Spinal epidural abscess (SEA) is a potentially life threatening condition which can present with a clinical triad of fever, back pain and neurological deficit. It is more common in elderly population with risk factors like immunocompromised status, diabetes mellitus and alcoholism. High index of clinical suspicion of SEA warrants prompt investigated and treatment. Immediate surgical decompression along with antibiotic is recommended for better outcome.
A 16 years old boy presented with complaints of fever, upper back pain which had developed gradually over a period of 10 days. He had history of furuncle in perineal region 3 weeks prior to his symptoms, which was drained. With high clinical suspicion of SEA, Contrast enhanced Magnetic Resonance Imaging (CEMRI) was done along with blood parameters and was diagnosed as SEA D3-D6 level. He underwent immediate surgical decompression and was given 3 weeks of antibiotics. Post-operative period was uneventful with clinical improvement of the symptoms. He again presented to us with relapse of the infection on 28th post-operative day with similar fever and back pain. He was reinvestigated with MRI and blood investigations which revealed relapse of the infection. He was then managed with intravenous (IV) Vancomycin for 2 weeks and oral Erythromycin for another 6 weeks. He did not require any surgical intervention in his later presentation.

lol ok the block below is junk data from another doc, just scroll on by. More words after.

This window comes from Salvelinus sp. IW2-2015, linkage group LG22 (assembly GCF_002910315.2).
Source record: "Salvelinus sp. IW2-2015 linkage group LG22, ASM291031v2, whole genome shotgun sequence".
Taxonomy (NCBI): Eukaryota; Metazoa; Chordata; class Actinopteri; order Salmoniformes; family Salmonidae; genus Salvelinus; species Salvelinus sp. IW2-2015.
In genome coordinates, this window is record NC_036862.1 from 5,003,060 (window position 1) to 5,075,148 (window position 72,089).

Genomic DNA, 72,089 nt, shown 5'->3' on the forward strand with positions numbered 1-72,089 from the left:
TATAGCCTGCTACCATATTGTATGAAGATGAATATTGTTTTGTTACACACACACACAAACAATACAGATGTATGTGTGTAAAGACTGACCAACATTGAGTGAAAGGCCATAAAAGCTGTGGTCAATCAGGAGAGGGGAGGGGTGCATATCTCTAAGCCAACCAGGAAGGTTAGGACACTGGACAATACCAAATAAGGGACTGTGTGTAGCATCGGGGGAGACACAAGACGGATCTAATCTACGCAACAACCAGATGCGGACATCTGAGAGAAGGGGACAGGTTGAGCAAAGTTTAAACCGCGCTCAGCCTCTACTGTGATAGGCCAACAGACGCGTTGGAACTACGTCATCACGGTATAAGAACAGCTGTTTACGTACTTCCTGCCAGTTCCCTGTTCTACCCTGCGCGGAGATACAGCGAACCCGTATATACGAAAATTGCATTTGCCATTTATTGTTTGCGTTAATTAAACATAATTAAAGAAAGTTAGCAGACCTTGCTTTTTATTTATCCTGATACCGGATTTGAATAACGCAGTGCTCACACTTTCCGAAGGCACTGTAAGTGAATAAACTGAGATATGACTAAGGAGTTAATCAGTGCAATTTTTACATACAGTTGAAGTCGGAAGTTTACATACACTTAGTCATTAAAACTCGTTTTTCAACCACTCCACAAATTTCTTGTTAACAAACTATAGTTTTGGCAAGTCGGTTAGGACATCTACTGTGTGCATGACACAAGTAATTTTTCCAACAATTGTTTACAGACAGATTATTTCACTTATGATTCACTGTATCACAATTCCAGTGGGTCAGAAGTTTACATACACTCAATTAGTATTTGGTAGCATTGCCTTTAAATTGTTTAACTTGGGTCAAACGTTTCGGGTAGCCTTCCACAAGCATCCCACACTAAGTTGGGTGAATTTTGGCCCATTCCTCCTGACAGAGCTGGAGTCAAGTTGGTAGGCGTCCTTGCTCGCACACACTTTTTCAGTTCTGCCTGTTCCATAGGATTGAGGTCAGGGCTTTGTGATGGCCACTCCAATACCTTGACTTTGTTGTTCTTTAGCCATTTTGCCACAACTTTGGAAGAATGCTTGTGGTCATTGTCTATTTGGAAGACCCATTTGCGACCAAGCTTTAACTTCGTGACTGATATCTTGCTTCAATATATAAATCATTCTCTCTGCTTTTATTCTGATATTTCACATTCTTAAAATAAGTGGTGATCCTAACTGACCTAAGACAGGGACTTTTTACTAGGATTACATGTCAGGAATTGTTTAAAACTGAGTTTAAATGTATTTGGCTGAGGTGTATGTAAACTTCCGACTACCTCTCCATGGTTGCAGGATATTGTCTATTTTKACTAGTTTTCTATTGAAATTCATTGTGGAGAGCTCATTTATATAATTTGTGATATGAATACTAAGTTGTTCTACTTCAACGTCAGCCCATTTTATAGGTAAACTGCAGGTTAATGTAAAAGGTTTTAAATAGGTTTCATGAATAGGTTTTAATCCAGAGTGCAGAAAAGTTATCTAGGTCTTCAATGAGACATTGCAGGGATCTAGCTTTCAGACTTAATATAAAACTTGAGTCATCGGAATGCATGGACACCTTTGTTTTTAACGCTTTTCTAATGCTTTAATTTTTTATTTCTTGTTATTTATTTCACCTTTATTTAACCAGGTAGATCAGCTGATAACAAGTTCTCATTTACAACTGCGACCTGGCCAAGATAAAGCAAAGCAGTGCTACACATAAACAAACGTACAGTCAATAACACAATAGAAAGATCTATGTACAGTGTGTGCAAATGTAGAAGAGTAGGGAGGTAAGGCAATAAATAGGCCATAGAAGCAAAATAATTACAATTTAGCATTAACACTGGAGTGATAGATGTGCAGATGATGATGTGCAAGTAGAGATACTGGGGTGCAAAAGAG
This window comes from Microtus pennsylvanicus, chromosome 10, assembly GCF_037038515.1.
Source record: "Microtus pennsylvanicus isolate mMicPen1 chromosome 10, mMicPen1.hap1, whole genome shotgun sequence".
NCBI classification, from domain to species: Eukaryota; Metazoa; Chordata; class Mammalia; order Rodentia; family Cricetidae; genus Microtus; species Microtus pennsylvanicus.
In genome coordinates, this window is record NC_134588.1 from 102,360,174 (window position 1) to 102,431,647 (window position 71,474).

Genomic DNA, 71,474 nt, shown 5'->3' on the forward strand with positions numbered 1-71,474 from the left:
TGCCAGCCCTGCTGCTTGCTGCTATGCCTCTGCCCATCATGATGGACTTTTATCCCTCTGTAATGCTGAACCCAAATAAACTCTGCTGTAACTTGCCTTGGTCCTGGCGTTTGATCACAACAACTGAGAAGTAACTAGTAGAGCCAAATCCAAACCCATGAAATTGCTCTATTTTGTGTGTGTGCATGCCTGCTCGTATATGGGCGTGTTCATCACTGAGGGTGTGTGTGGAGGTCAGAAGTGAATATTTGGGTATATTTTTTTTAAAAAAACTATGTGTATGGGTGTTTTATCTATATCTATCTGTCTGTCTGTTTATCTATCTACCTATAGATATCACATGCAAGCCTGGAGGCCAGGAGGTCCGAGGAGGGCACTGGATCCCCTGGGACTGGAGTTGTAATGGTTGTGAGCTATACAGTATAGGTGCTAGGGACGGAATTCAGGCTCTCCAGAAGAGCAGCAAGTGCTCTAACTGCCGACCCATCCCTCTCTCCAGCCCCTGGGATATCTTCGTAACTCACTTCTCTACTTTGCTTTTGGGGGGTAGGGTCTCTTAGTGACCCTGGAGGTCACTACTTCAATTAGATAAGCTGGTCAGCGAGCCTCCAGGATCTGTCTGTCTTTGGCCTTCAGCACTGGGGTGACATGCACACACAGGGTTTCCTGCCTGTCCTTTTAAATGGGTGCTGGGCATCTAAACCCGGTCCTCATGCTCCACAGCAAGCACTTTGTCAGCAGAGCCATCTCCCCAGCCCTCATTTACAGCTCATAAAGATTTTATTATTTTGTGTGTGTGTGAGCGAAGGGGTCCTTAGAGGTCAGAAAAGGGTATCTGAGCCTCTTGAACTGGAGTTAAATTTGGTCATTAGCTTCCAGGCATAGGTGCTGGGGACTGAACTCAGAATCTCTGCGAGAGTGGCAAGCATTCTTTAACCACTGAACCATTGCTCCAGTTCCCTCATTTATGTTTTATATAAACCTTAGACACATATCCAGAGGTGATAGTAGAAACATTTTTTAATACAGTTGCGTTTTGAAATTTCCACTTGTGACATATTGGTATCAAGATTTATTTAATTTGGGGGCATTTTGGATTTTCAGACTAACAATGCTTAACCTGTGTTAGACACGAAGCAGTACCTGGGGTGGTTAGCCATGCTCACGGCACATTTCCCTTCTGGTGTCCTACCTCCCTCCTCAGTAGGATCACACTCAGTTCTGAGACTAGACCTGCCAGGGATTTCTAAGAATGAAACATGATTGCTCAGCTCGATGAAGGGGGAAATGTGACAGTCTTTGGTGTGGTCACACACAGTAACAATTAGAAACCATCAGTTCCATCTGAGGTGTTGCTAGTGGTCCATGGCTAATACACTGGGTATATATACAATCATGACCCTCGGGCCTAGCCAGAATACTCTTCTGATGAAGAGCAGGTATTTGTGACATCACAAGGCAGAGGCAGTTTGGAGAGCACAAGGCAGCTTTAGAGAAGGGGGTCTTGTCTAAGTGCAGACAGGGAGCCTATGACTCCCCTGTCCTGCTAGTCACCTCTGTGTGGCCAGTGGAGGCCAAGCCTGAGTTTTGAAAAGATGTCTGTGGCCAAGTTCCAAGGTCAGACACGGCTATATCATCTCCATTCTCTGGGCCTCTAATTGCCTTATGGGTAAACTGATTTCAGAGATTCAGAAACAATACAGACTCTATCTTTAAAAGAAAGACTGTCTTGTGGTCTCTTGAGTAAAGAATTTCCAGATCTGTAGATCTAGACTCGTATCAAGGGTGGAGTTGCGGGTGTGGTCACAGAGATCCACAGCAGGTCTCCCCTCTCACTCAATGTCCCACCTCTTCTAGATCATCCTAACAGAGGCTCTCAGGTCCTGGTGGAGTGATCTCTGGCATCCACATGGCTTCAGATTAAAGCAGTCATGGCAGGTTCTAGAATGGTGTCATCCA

Spinal epidural abscess is a surgical emergency and prompt diagnosis with surgical drainage is recommended for better outcome even when there is no neurological deficit. Abscess drainage should be adjunct with longer duration of antibiotics for at least 6 weeks for optimum results.